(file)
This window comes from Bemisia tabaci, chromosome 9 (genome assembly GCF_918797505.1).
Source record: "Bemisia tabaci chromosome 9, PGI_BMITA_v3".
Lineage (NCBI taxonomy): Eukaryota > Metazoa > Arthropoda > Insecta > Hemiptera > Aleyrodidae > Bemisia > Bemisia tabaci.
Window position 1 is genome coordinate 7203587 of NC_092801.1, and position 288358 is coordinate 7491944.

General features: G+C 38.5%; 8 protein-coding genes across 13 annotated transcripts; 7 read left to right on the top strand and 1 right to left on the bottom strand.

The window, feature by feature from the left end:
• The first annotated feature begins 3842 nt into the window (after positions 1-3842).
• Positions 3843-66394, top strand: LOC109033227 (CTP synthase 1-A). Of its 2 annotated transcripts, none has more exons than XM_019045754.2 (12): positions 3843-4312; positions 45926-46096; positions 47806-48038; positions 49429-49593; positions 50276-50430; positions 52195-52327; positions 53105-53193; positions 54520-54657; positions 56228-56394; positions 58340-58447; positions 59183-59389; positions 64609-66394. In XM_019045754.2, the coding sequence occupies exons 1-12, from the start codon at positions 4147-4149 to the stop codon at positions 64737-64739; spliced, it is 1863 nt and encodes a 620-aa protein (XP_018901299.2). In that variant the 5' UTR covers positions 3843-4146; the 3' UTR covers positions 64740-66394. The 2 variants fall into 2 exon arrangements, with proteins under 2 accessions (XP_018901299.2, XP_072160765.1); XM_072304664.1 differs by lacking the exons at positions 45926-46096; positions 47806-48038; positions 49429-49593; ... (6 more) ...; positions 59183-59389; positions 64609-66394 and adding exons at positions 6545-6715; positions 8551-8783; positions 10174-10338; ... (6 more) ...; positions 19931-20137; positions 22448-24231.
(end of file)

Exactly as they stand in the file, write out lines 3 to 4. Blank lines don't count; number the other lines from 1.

Lineage (NCBI taxonomy): Eukaryota > Metazoa > Arthropoda > Insecta > Hemiptera > Aleyrodidae > Bemisia > Bemisia tabaci.
Window position 1 is genome coordinate 7203587 of NC_092801.1, and position 288358 is coordinate 7491944.